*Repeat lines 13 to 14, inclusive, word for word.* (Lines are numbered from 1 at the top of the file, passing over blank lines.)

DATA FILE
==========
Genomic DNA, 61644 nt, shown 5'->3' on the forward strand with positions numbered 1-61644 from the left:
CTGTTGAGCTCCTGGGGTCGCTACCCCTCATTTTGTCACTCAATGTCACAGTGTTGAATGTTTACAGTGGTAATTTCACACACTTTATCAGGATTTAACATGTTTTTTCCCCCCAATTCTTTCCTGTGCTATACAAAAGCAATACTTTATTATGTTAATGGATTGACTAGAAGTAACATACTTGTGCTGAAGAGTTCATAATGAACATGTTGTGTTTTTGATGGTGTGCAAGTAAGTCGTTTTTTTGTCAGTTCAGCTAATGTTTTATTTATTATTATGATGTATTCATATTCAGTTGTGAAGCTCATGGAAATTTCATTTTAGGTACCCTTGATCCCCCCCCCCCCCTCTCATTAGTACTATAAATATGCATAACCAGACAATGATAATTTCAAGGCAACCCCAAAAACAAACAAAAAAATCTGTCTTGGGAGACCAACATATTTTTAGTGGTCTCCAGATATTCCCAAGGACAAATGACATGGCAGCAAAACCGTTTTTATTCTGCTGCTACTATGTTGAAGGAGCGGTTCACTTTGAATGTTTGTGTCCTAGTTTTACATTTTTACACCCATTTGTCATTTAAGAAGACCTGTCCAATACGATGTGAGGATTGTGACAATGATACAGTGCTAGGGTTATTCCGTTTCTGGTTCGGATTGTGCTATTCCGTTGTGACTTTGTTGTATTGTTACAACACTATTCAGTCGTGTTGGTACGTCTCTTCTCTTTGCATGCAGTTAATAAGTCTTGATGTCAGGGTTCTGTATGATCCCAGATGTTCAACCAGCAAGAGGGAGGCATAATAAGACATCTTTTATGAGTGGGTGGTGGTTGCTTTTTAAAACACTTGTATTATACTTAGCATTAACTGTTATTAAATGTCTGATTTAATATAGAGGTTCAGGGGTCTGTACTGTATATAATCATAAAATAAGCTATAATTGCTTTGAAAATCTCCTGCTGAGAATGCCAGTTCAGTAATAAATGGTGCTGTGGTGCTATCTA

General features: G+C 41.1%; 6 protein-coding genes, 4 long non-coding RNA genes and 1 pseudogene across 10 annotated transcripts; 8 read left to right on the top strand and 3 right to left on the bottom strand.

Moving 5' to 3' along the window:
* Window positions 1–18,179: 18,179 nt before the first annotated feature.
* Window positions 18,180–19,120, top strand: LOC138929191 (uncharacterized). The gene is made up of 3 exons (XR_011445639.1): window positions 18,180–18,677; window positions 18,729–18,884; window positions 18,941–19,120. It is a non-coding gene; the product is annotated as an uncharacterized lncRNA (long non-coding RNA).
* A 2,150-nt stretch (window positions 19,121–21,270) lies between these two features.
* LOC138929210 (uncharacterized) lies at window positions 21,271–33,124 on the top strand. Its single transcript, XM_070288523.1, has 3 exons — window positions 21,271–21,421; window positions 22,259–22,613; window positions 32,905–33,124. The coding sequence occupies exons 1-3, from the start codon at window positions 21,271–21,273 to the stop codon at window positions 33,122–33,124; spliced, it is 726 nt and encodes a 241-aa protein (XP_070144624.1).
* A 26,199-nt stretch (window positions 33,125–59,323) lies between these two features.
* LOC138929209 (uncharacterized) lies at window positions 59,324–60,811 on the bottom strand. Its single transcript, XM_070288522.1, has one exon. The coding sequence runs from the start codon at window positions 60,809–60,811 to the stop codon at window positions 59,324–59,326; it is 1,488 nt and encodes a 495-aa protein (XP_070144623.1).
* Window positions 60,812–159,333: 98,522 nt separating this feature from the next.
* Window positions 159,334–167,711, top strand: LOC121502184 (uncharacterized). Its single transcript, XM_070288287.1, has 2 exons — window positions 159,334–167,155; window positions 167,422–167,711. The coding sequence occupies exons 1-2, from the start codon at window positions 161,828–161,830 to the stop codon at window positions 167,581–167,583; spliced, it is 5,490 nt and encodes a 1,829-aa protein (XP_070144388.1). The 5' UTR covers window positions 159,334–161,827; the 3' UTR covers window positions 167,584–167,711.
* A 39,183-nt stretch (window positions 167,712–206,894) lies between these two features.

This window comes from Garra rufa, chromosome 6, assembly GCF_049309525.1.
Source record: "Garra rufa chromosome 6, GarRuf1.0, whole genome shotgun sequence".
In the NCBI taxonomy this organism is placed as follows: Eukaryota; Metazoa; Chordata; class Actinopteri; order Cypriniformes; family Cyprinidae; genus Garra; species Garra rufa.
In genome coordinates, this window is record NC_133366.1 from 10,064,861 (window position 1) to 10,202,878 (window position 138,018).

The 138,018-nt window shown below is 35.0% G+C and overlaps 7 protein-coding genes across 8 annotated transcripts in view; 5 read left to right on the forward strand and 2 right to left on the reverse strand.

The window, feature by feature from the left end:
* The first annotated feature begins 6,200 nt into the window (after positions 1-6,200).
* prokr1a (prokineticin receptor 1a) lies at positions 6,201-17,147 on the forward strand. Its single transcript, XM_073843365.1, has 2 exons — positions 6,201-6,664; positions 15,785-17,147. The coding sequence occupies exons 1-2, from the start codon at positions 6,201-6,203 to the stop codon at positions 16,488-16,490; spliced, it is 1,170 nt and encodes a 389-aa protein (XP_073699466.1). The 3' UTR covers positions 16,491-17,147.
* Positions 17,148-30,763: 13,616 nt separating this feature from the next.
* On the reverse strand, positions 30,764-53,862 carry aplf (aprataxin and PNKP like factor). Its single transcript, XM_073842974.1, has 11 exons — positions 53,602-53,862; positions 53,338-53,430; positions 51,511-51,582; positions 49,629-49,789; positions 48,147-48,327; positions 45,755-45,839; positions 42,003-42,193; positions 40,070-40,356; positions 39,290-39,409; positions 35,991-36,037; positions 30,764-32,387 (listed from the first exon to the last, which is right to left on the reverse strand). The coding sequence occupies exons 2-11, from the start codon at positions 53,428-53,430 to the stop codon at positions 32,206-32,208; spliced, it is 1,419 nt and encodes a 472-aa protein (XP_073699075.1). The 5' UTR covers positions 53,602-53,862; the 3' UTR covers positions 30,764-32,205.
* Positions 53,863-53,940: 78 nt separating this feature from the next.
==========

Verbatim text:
* A 39,183-nt stretch (window positions 167,712–206,894) lies between these two features.

This window comes from Garra rufa, chromosome 6, assembly GCF_049309525.1.